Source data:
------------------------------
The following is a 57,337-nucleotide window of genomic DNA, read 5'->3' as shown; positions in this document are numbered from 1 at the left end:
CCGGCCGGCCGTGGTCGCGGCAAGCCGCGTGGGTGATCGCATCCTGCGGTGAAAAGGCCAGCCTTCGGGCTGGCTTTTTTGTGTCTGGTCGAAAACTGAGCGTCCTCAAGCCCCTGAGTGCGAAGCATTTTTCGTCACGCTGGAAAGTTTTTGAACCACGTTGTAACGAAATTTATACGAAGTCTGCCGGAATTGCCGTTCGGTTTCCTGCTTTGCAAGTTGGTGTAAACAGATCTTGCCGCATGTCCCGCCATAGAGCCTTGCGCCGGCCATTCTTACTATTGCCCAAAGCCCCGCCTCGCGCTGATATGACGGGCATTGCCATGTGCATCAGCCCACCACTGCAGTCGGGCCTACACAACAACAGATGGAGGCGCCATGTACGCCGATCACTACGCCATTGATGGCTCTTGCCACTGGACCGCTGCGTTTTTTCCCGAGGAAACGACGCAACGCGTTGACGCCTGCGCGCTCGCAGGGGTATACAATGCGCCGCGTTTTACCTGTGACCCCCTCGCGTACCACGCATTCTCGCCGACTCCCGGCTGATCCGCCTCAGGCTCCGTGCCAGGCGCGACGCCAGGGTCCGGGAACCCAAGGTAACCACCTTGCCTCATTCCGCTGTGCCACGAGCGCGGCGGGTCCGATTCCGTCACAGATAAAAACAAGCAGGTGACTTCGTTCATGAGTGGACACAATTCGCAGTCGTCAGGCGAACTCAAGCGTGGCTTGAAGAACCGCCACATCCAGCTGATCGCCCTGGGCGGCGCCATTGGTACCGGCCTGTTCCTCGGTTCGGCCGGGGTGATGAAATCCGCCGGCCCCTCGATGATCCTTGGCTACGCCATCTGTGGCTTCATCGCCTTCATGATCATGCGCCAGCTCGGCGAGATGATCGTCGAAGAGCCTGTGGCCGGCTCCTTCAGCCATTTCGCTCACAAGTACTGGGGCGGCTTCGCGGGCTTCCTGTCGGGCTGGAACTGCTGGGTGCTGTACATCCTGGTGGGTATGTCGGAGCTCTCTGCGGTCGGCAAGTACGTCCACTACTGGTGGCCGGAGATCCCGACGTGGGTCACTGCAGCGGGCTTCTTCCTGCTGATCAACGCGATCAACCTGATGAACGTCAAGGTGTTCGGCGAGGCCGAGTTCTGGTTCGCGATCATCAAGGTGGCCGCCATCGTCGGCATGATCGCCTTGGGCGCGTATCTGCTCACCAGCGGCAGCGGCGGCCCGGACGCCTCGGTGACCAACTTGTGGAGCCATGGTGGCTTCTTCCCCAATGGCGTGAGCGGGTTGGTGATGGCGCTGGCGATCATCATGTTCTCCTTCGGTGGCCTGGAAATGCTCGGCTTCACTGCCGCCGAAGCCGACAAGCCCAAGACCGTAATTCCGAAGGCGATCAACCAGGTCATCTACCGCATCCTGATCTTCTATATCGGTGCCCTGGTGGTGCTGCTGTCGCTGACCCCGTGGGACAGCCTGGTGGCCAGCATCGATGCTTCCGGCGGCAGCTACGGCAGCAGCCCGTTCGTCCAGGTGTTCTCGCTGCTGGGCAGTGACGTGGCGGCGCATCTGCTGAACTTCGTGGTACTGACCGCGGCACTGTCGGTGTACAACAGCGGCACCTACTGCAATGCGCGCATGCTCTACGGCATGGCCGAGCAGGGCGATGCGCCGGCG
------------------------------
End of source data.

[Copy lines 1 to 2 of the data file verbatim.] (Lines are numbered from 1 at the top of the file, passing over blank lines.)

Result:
The following is a 57,337-nucleotide window of genomic DNA, read 5'->3' as shown; positions in this document are numbered from 1 at the left end:
CCGGCCGGCCGTGGTCGCGGCAAGCCGCGTGGGTGATCGCATCCTGCGGTGAAAAGGCCAGCCTTCGGGCTGGCTTTTTTGTGTCTGGTCGAAAACTGAGCGTCCTCAAGCCCCTGAGTGCGAAGCATTTTTCGTCACGCTGGAAAGTTTTTGAACCACGTTGTAACGAAATTTATACGAAGTCTGCCGGAATTGCCGTTCGGTTTCCTGCTTTGCAAGTTGGTGTAAACAGATCTTGCCGCATGTCCCGCCATAGAGCCTTGCGCCGGCCATTCTTACTATTGCCCAAAGCCCCGCCTCGCGCTGATATGACGGGCATTGCCATGTGCATCAGCCCACCACTGCAGTCGGGCCTACACAACAACAGATGGAGGCGCCATGTACGCCGATCACTACGCCATTGATGGCTCTTGCCACTGGACCGCTGCGTTTTTTCCCGAGGAAACGACGCAACGCGTTGACGCCTGCGCGCTCGCAGGGGTATACAATGCGCCGCGTTTTACCTGTGACCCCCTCGCGTACCACGCATTCTCGCCGACTCCCGGCTGATCCGCCTCAGGCTCCGTGCCAGGCGCGACGCCAGGGTCCGGGAACCCAAGGTAACCACCTTGCCTCATTCCGCTGTGCCACGAGCGCGGCGGGTCCGATTCCGTCACAGATAAAAACAAGCAGGTGACTTCGTTCATGAGTGGACACAATTCGCAGTCGTCAGGCGAACTCAAGCGTGGCTTGAAGAACCGCCACATCCAGCTGATCGCCCTGGGCGGCGCCATTGGTACCGGCCTGTTCCTCGGTTCGGCCGGGGTGATGAAATCCGCCGGCCCCTCGATGATCCTTGGCTACGCCATCTGTGGCTTCATCGCCTTCATGATCATGCGCCAGCTCGGCGAGATGATCGTCGAAGAGCCTGTGGCCGGCTCCTTCAGCCATTTCGCTCACAAGTACTGGGGCGGCTTCGCGGGCTTCCTGTCGGGCTGGAACTGCTGGGTGCTGTACATCCTGGTGGGTATGTCGGAGCTCTCTGCGGTCGGCAAGTACGTCCACTACTGGTGGCCGGAGATCCCGACGTGGGTCACTGCAGCGGGCTTCTTCCTGCTGATCAACGCGATCAACCTGATGAACGTCAAGGTGTTCGGCGAGGCCGAGTTCTGGTTCGCGATCATCAAGGTGGCCGCCATCGTCGGCATGATCGCCTTGGGCGCGTATCTGCTCACCAGCGGCAGCGGCGGCCCGGACGCCTCGGTGACCAACTTGTGGAGCCATGGTGGCTTCTTCCCCAATGGCGTGAGCGGGTTGGTGATGGCGCTGGCGATCATCATGTTCTCCTTCGGTGGCCTGGAAATGCTCGGCTTCACTGCCGCCGAAGCCGACAAGCCCAAGACCGTAATTCCGAAGGCGATCAACCAGGTCATCTACCGCATCCTGATCTTCTATATCGGTGCCCTGGTGGTGCTGCTGTCGCTGACCCCGTGGGACAGCCTGGTGGCCAGCATCGATGCTTCCGGCGGCAGCTACGGCAGCAGCCCGTTCGTCCAGGTGTTCTCGCTGCTGGGCAGTGACGTGGCGGCGCATCTGCTGAACTTCGTGGTACTGACCGCGGCACTGTCGGTGTACAACAGCGGCACCTACTGCAATGCGCGCATGCTCTACGGCATGGCCGAGCAGGGCGATGCGCCGGCG